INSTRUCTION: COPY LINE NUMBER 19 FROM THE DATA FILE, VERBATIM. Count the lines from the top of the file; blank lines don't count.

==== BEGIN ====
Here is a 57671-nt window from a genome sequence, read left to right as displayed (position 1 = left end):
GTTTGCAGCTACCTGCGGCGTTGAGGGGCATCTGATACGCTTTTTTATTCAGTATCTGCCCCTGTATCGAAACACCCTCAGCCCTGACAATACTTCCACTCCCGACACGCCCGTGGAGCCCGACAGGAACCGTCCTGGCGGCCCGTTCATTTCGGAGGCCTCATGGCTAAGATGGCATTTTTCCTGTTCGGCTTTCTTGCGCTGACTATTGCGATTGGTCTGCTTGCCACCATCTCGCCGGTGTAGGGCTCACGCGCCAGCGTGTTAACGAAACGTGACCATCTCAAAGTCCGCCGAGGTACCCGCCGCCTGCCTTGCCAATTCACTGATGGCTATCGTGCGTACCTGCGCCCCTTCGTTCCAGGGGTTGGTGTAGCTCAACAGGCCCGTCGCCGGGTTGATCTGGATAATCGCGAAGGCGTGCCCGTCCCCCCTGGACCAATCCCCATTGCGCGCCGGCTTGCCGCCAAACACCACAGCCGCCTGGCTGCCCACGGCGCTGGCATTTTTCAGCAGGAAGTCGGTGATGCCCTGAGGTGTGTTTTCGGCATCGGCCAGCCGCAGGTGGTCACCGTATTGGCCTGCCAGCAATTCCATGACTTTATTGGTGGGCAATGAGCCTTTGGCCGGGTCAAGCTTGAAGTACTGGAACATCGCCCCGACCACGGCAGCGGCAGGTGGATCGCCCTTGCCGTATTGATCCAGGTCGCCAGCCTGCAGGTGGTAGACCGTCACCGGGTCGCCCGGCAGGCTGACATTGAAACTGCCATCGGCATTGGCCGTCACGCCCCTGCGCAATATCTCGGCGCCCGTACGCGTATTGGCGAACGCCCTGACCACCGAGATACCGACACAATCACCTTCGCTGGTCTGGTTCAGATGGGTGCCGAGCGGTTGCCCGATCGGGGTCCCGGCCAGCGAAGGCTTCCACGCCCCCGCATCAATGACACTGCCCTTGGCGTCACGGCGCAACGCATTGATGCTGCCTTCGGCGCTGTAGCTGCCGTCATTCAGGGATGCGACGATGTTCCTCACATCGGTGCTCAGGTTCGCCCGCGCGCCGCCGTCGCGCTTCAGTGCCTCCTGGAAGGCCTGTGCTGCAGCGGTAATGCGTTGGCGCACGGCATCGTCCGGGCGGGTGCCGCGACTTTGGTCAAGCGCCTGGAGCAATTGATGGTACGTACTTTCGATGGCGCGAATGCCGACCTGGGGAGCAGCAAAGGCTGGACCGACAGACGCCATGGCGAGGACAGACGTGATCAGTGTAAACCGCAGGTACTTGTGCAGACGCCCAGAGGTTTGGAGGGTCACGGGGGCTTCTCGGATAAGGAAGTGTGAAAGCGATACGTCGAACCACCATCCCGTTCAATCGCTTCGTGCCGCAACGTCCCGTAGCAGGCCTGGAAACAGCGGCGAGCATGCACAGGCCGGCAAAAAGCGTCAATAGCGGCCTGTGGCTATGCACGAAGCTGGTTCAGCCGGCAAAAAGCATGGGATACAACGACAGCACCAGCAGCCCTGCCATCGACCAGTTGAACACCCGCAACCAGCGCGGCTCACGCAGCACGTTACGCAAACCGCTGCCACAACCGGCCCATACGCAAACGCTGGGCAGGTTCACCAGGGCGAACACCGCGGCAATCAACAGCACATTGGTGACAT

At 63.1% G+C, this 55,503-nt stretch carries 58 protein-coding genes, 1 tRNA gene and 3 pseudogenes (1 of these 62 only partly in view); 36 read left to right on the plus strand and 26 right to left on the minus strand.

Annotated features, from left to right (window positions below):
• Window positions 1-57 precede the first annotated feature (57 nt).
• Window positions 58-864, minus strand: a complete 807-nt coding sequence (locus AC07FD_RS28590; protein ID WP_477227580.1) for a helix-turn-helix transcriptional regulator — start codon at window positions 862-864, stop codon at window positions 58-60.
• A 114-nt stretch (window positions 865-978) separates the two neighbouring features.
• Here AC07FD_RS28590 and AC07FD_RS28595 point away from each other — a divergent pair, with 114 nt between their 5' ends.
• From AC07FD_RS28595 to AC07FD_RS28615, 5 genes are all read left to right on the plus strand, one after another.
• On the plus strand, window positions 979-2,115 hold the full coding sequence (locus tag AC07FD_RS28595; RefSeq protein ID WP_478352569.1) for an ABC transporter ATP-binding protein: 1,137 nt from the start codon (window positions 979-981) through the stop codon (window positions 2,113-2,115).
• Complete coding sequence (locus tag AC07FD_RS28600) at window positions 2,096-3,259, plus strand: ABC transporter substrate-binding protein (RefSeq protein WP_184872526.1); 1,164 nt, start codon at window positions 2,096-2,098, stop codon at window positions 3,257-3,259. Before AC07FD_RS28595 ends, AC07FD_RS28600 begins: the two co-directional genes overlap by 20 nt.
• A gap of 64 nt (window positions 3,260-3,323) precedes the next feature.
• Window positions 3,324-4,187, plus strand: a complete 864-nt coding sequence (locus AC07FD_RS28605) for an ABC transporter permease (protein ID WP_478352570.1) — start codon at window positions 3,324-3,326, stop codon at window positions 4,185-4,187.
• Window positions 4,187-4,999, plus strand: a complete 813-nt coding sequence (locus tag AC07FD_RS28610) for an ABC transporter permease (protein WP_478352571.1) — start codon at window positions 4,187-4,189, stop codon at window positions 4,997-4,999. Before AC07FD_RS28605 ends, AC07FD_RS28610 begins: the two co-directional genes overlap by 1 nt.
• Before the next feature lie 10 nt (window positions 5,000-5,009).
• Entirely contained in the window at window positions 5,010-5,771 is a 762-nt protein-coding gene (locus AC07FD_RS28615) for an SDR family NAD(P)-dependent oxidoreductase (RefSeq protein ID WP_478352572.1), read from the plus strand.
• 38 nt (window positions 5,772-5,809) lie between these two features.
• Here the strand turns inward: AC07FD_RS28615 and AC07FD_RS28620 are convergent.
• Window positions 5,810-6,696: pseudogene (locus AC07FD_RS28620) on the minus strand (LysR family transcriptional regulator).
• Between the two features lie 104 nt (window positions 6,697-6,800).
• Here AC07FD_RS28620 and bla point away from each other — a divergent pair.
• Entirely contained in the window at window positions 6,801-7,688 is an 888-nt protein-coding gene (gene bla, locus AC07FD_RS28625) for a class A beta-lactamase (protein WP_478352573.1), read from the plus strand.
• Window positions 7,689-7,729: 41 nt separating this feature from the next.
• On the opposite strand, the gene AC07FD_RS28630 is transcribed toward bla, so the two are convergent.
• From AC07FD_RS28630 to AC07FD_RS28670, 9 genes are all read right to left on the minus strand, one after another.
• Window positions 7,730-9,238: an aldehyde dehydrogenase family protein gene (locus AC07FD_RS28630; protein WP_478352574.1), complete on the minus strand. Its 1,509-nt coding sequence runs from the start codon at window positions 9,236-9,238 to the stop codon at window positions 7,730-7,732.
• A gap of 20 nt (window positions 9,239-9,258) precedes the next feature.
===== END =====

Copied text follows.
• Window positions 5,810-6,696: pseudogene (locus AC07FD_RS28620) on the minus strand (LysR family transcriptional regulator).